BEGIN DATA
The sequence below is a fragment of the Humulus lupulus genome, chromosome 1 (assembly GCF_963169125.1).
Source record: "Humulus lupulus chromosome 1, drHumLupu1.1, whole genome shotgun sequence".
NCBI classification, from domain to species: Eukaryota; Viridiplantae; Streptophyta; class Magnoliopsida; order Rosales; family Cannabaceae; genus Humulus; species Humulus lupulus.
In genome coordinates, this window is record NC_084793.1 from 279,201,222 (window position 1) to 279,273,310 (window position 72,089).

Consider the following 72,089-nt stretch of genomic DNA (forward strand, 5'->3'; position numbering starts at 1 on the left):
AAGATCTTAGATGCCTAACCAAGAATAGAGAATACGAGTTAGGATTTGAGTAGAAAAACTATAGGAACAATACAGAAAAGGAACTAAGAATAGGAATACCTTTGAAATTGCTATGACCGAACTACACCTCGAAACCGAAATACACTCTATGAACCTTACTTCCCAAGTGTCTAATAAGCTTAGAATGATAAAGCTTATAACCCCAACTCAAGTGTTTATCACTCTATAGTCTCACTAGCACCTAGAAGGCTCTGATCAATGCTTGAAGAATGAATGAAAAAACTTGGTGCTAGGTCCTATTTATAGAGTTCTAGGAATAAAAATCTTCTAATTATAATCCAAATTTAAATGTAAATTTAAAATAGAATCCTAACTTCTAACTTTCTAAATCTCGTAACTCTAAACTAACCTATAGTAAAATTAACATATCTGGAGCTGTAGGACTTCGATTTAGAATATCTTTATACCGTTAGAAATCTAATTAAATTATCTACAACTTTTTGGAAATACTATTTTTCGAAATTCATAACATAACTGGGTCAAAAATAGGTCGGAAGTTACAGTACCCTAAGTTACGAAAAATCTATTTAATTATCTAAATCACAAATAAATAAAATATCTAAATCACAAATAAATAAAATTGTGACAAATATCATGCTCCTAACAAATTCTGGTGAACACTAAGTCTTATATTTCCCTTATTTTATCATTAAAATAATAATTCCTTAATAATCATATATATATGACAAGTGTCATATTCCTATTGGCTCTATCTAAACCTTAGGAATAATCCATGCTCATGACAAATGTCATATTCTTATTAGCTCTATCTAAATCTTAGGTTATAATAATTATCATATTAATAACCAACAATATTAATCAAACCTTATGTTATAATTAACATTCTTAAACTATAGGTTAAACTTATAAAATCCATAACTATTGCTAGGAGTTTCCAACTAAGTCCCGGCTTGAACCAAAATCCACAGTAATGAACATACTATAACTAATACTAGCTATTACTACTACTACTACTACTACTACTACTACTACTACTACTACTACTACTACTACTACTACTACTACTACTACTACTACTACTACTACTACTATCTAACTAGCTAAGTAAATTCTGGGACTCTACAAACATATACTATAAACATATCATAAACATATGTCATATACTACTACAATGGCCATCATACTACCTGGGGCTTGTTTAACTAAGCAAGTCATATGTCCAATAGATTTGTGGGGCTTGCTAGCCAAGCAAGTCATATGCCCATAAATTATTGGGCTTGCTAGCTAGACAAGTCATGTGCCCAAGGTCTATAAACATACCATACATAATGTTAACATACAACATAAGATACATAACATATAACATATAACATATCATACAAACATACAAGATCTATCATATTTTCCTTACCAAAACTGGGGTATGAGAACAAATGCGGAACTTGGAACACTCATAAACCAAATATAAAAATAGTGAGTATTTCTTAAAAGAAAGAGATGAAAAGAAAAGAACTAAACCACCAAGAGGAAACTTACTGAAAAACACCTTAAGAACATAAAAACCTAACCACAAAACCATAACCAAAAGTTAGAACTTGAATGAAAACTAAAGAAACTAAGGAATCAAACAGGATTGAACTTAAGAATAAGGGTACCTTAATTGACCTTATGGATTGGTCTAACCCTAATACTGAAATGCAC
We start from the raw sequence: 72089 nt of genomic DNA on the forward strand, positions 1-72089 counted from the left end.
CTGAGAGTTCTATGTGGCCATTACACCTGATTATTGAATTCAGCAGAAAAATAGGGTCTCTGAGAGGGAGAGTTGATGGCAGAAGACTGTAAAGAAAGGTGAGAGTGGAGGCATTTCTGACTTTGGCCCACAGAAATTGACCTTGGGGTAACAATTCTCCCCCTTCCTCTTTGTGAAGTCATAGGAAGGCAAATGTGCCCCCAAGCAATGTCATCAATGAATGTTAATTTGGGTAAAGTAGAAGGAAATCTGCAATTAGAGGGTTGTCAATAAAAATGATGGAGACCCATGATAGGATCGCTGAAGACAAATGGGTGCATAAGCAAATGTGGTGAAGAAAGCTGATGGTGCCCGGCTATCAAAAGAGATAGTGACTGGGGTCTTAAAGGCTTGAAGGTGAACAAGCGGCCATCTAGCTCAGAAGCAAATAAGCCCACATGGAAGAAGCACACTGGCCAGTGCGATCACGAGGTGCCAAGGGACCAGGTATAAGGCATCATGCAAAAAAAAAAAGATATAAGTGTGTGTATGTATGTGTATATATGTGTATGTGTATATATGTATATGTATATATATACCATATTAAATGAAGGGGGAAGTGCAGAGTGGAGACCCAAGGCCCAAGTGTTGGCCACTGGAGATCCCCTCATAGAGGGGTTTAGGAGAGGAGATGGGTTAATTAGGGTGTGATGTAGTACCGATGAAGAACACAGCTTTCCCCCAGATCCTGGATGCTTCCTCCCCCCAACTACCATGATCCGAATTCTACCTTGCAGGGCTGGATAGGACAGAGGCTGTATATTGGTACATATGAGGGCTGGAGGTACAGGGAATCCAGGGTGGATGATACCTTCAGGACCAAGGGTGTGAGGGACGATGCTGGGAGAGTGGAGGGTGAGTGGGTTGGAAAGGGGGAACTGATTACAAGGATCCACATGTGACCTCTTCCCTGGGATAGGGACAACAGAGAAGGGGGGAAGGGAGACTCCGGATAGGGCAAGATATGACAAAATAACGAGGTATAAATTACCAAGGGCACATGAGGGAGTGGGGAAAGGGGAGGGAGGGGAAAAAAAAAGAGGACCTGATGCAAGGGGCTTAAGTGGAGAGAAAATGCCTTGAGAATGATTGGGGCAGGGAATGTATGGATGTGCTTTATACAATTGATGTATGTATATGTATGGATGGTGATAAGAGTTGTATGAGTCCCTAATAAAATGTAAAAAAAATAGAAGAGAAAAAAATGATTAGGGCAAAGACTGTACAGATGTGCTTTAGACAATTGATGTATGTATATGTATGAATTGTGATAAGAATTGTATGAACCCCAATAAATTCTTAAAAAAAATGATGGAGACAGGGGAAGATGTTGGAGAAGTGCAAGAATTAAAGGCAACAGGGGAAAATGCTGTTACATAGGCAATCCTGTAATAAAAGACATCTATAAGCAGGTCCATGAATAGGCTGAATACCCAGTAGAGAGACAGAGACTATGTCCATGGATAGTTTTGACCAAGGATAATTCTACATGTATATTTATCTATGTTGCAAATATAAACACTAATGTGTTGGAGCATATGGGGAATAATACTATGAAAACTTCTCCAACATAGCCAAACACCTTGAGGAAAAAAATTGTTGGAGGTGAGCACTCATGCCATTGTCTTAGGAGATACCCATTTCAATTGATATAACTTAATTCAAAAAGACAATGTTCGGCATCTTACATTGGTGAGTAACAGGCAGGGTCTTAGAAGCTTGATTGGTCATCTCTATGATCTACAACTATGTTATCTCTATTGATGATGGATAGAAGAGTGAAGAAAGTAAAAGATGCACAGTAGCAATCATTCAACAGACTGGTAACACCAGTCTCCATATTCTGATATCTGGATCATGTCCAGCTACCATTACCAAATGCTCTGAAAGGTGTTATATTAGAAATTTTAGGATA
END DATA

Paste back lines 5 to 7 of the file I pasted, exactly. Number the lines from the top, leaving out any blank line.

Consider the following 72,089-nt stretch of genomic DNA (forward strand, 5'->3'; position numbering starts at 1 on the left):
AAGATCTTAGATGCCTAACCAAGAATAGAGAATACGAGTTAGGATTTGAGTAGAAAAACTATAGGAACAATACAGAAAAGGAACTAAGAATAGGAATACCTTTGAAATTGCTATGACCGAACTACACCTCGAAACCGAAATACACTCTATGAACCTTACTTCCCAAGTGTCTAATAAGCTTAGAATGATAAAGCTTATAACCCCAACTCAAGTGTTTATCACTCTATAGTCTCACTAGCACCTAGAAGGCTCTGATCAATGCTTGAAGAATGAATGAAAAAACTTGGTGCTAGGTCCTATTTATAGAGTTCTAGGAATAAAAATCTTCTAATTATAATCCAAATTTAAATGTAAATTTAAAATAGAATCCTAACTTCTAACTTTCTAAATCTCGTAACTCTAAACTAACCTATAGTAAAATTAACATATCTGGAGCTGTAGGACTTCGATTTAGAATATCTTTATACCGTTAGAAATCTAATTAAATTATCTACAACTTTTTGGAAATACTATTTTTCGAAATTCATAACATAACTGGGTCAAAAATAGGTCGGAAGTTACAGTACCCTAAGTTACGAAAAATCTATTTAATTATCTAAATCACAAATAAATAAAATATCTAAATCACAAATAAATAAAATTGTGACAAATATCATGCTCCTAACAAATTCTGGTGAACACTAAGTCTTATATTTCCCTTATTTTATCATTAAAATAATAATTCCTTAATAATCATATATATATGACAAGTGTCATATTCCTATTGGCTCTATCTAAACCTTAGGAATAATCCATGCTCATGACAAATGTCATATTCTTATTAGCTCTATCTAAATCTTAGGTTATAATAATTATCATATTAATAACCAACAATATTAATCAAACCTTATGTTATAATTAACATTCTTAAACTATAGGTTAAACTTATAAAATCCATAACTATTGCTAGGAGTTTCCAACTAAGTCCCGGCTTGAACCAAAATCCACAGTAATGAACATACTATAACTAATACTAGCTATTACTACTACTACTACTACTACTACTACTACTACTACTACTACTACTACTACTACTACTACTACTACTACTACTACTACTACTACTACTACTATCTAACTAGCTAAGTAAATTCTGGGACTCTACAAACATATACTATAAACATATCATAAACATATGTCATATACTACTACAATGGCCATCATACTACCTGGGGCTTGTTTAACTAAGCAAGTCATATGTCCAATAGATTTGTGGGGCTTGCTAGCCAAGCAAGTCATATGCCCATAAATTATTGGGCTTGCTAGCTAGACAAGTCATGTGCCCAAGGTCTATAAACATACCATACATAATGTTAACATACAACATAAGATACATAACATATAACATATAACATATCATACAAACATACAAGATCTATCATATTTTCCTTACCAAAACTGGGGTATGAGAACAAATGCGGAACTTGGAACACTCATAAACCAAATATAAAAATAGTGAGTATTTCTTAAAAGAAAGAGATGAAAAGAAAAGAACTAAACCACCAAGAGGAAACTTACTGAAAAACACCTTAAGAACATAAAAACCTAACCACAAAACCATAACCAAAAGTTAGAACTTGAATGAAAACTAAAGAAACTAAGGAATCAAACAGGATTGAACTTAAGAATAAGGGTACCTTAATTGACCTTATGGATTGGTCTAACCCTAATACTGAAATGCAC
We start from the raw sequence: 72089 nt of genomic DNA on the forward strand, positions 1-72089 counted from the left end.